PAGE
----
Footprint Tools – one of the leading manufacturers of traditional hand tools in the UK – is at the heart of a research project that could see Sheffield spark a recycling revolution in industrial forging that unlocks a step change in the manufacture of safety critical components for the aerospace, defence and energy sectors using machining waste and state-of-the art linear hammer technology.
The Sheffield-based business with 12 employees and two robots traces its roots back to the 1760s but has always had its eyes firmly focused on the future. This week it unveiled the latest addition to its Admiral Works shopfloor: a £1.4 million state-of-the-art Schuler precision linear forge supplied by Schuler Presses UK Ltd, the only one of its kind in the UK and one of only three in Europe.
As the centrepiece of an R&D partnership between the small family firm and two world-leading research institutions – The Henry Royce Institute (Royce) and the University of Strathclyde’s Advanced Forming Research Centre (AFRC), part of the National Manufacturing Institute Scotland Group – the equipment will help consolidate Sheffield and the UK’s lead in advanced forging manufacture.
Following a packed gathering of the AFRC’s Forging and Forming Forum, where the R&D venture was announced, Royce Professor Martin Jackson said he was delighted that the Servo technology hammer, initially destined for Manchester, had found a home in Sheffield, the hub of the UK’s forging and forming industry.
Professor Jackson added:
“This raises forging technology to a completely new level. Our job at Royce and the AFRC is to take the knowledge we unlock from this R&D collaboration and roll it out to forging companies across the country, especially in the use of recycled machining waste such as titanium.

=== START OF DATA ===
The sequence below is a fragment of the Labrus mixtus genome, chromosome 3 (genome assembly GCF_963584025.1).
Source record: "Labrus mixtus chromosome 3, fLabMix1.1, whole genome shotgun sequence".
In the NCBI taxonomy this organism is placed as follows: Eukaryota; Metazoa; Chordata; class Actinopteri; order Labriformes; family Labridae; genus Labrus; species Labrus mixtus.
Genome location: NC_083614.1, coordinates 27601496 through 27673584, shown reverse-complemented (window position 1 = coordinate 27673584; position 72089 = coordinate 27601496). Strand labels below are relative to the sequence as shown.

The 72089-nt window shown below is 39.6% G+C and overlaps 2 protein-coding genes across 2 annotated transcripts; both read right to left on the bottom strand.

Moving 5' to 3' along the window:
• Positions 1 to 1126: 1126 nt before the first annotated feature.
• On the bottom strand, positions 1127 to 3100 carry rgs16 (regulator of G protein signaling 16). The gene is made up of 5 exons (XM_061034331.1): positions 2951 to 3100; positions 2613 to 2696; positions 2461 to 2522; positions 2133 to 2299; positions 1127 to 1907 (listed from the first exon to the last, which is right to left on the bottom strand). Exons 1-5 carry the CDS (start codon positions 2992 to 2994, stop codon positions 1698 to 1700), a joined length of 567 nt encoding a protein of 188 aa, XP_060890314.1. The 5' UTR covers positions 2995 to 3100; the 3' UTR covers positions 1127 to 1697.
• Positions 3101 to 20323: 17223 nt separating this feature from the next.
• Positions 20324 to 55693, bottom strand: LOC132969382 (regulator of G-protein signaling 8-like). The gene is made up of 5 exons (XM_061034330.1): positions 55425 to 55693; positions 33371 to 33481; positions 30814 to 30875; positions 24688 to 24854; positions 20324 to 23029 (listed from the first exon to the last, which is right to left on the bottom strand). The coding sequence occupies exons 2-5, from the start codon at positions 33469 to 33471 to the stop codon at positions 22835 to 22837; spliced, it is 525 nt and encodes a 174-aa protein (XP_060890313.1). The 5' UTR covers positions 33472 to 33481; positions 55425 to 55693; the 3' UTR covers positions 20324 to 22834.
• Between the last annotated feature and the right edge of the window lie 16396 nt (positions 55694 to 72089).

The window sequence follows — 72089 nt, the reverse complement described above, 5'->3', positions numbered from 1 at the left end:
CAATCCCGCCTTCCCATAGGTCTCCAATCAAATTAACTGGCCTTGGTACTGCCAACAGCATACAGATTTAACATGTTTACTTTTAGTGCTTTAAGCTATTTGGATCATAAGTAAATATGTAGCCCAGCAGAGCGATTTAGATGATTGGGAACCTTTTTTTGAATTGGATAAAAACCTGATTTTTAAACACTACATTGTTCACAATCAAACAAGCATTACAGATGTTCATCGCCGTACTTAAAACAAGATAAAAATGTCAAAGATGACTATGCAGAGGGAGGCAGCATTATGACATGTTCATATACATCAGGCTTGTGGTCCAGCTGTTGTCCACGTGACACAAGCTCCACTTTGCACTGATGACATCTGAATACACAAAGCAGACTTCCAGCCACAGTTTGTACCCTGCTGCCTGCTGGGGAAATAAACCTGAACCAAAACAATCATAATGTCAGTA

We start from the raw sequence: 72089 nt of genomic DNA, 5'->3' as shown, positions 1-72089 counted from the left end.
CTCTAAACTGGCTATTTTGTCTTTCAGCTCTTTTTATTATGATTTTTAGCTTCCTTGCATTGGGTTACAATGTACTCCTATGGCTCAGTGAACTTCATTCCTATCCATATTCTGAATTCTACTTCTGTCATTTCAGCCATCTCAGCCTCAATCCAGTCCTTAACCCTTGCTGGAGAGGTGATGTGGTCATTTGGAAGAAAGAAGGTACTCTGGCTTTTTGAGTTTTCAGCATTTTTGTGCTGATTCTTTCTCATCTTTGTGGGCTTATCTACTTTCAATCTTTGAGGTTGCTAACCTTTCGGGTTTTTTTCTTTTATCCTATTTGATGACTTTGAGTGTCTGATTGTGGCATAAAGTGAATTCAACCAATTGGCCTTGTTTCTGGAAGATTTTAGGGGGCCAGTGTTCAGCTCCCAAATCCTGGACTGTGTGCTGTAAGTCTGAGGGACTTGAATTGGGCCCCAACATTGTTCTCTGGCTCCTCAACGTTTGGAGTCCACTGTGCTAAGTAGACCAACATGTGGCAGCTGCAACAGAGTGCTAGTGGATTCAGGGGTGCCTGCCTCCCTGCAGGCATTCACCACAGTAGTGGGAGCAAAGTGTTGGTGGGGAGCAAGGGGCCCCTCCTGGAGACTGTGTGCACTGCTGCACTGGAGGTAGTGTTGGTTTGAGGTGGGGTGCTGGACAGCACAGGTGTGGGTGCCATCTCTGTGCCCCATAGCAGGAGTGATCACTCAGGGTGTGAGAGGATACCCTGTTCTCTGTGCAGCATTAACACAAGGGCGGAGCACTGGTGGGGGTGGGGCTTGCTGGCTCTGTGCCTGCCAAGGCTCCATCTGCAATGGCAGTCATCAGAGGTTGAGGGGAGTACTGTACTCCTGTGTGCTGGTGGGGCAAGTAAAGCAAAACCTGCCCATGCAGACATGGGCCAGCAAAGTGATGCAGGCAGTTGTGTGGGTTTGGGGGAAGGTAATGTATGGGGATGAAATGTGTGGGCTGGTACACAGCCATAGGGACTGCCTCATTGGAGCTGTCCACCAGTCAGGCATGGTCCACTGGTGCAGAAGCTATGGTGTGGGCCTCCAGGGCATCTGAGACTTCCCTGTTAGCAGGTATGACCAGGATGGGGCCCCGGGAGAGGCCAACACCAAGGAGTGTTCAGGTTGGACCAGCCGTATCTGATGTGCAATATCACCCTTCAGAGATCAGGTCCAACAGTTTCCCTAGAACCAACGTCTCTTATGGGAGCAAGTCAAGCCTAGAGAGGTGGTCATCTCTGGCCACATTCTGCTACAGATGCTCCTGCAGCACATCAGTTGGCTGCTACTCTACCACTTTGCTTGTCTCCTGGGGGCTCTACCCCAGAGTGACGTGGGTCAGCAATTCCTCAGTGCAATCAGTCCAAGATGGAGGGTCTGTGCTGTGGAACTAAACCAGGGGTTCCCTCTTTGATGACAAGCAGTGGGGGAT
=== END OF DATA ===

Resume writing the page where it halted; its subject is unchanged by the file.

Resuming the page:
“Sheffield has more titanium waste than anywhere in the UK, yet we put it into the ferro-titanium as an alloy addition. It is too good of a material to do that. That’s why Sheffield is leading the way in a forging revolution around recycling, putting us at the forefront of rapid near-net shaping from recycled materials. We are well ahead of China and the United States, and this should enable us to extend that lead.
“Within a two-mile radius of where we are standing today, we can take waste material, rapidly consolidate it and forge it into near net shape parts that are not only made from recycled material but have properties far superior to other primary materials. Sheffield should be proud of that.”
The Head of Operations at the Advanced Forming Research Centre (AFRC), Dr Alastair Conway, said:
“We are delighted to have helped create this unique research partnership. We have so much to learn from the Footprint Tools team and so much to gain from our collaborative research with Martin and his team at Royce as we take research out of academic institutions into the real world.
The accuracy of the linear hammer could help us create a step-change in the production of safety critical components in aerospace and related industries that have previously been nervous of hammer technology and the black arts often associated with its use.”
Richard Jewitt, Director of Footprint Tools said:
“This is a big moment for a small company like us and for small and medium sized forgers across Sheffield and South Yorkshire. It gives our sector access to world-class equipment and world class R&D talents in two brilliant research teams. For firms like us in the region, this is an opportunity to develop more accurate and consistent processes, which could lead to more manufacturing reshoring and open new product export markets. There is a real sense of pride and excitement on the shopfloor that we are the home of this incredible venture.”
Dr Conway added:
“People mistakenly think of forging as a technology of the past. It’s not. It’s a technology of the future. Next time you fly off on holiday, remember the two most important processes in aircraft manufacture are forging and machining. To generate the key properties in aero-structural and air engine material you need to forge. This is a huge opportunity for Sheffield to strike a hammer blow for the use of recycled materials in some of the biggest markets on the planet that need decarbonising.“